Jigsaw, a Google-founded technology incubator, wants to safeguard the upcoming 2018 U.S. midterm elections from cyber gangsters.
The New York-based think tank, sprung from Google’s former Ideas unit and now a subsidiary of Alphabet, said on Wednesday that it will dole out to registered political organizations a filtering system to prevent denial of service (DDoS) attacks from reaching their targets, in this case, campaign or election websites. The service will be provided free of charge, officials said.
Jigsaw’s anti-DDoS kit, launched two years ago as Project Shield to protect news media and human rights organizations, is one part of a larger initiative called Protect Your Election, a collection of free cybersecurity tools and services for political organizations to defend themselves against hacker weaponry, such as phishing. Jared Cohen, formerly with the U.S. State Department’s Policy Planning Committee, is Jigsaw’s founder and CEO.
“We’re offering Project Shield as a free service to U.S. political organizations registered with the appropriate electoral authorities, including candidates, campaigns, section 527 organizations, and political action committees,” said George Conard, Jigsaw product manager, in a blog post. “These organizations are critical parts of the democratic process, and they deserve the same defenses against cyber attacks that we’ve offered to news organizations around the world.” DDoS attackers are trying to “silence political speech and voters’ access to the information they need,” he said.
Jigsaw Product Manager George Conrad
By most any measure, tools to launch a DDoS attack are available for a song and a dance, and websites catering to hackers looking to launch an assault can be readily located. One such outfit, Webstresser.org, said to be the world’s largest seller of DDoS attack tools, had 136,000 registered users before international law enforcement took it down last month. Buyers with little or no technical knowledge could purchase a DDoS kit for only $15 and shut down a targeted website without worry of being caught.
With the U.S. midterm election campaigns heating up, congressional legislators, election officials and security pros are on increasingly heightened alert to watch for and fend off hacking and website dismantling seen in the 2016 presidential season.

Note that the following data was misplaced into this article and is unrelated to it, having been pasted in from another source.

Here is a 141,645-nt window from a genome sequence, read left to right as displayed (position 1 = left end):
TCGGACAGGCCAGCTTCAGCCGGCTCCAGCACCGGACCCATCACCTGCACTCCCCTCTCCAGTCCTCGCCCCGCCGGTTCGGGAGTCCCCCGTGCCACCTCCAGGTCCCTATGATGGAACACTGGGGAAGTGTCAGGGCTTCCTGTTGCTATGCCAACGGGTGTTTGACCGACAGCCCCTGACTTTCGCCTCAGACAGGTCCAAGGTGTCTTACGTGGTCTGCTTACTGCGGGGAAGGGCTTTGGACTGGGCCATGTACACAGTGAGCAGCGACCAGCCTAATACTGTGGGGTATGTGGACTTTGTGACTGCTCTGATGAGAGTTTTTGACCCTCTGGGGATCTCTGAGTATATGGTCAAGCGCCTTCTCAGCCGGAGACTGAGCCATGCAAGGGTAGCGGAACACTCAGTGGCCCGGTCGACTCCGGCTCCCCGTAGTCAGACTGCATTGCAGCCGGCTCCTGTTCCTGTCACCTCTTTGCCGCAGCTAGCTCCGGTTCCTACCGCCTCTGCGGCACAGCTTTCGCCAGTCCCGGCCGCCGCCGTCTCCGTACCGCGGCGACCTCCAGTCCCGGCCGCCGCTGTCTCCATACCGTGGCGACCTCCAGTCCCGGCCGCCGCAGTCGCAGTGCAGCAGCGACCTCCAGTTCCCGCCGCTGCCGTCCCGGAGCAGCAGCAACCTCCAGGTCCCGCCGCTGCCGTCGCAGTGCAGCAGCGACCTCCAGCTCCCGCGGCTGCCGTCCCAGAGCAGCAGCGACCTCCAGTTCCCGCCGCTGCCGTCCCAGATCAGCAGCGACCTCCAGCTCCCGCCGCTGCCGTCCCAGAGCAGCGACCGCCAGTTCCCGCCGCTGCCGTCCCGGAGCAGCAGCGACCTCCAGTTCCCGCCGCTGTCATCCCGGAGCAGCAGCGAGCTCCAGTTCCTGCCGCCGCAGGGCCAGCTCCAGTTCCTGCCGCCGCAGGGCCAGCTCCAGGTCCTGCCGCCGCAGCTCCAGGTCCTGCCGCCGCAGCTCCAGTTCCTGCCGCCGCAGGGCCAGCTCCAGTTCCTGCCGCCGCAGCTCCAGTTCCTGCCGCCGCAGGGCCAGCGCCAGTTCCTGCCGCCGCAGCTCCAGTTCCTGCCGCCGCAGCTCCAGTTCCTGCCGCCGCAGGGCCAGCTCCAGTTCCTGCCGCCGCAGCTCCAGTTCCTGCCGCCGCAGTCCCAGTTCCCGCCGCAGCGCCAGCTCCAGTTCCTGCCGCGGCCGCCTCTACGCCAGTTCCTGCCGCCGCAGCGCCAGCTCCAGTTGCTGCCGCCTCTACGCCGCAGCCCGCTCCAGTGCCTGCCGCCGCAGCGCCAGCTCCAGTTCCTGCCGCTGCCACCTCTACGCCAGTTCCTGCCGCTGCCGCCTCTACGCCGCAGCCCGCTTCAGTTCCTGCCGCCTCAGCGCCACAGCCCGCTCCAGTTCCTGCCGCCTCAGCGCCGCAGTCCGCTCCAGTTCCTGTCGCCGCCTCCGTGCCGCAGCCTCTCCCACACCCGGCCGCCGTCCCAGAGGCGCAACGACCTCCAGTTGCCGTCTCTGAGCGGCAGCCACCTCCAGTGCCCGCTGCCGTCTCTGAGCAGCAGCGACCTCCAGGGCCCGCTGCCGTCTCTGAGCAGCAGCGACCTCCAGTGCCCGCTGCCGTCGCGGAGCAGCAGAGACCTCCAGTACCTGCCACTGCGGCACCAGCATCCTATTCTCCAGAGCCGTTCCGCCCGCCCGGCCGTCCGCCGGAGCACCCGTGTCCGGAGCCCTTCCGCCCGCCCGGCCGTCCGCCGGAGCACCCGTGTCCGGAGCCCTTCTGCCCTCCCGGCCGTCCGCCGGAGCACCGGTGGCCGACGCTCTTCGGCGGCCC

Both research data and anecdotal evidence support their fears. According to security specialist Kaspersky’s Q1 DDoS Intelligence Report, DDoS attacks were registered in 79 countries, with the majority launched against targets in China (59 percent), followed by the United States (18 percent) and South Korea (8 percent). During the period, the number of DDoS attacks peaked on January 19 (666 attacks) and March 7 (687 attacks). The longest attack lasted more than 12 days. Akamai’s Q4 data, as referenced by Jigsaw, showed the average number of DDoS attacks per targeted website increase to a high of 32, or a new attack every three days.
DDoS election-related assaults are no longer confined to national campaigns. Earlier this month, DDoS hackers with foreign IP addresses clogged a Knox County, Tennessee website during a primary election, crashing the page just as the polls were closing. It doesn’t take much to imagine the destruction that could rain on the electoral process at any point this fall.
Project Shield currently safeguards about 700 websites from DDoS attacks, Conard told CNet. Two years ago, it protected security journalist Brian Krebs’ website from attacks by the Mirai botnet, which zombied more than 600,000 internet-of-things devices and crippled his site with up to 620 Gbps of data.
“Protecting critical infrastructure and institutions from cyber attacks is more important than ever,” Conard wrote. “With the U.S. midterm elections approaching, it’s crucial to make sure that private information is protected and public information is accessible.” Jigsaw intends to expand its DDoS protection services to international political organizations over the next few months, he said.
“What we’ve realized over the last couple years, seeing what happens during elections, is that DDoS attacks tend to spike,” Conard told the Washington Post. “We’re trying to understand what organizations that are vulnerable to digital attacks need and how we can keep them safer.”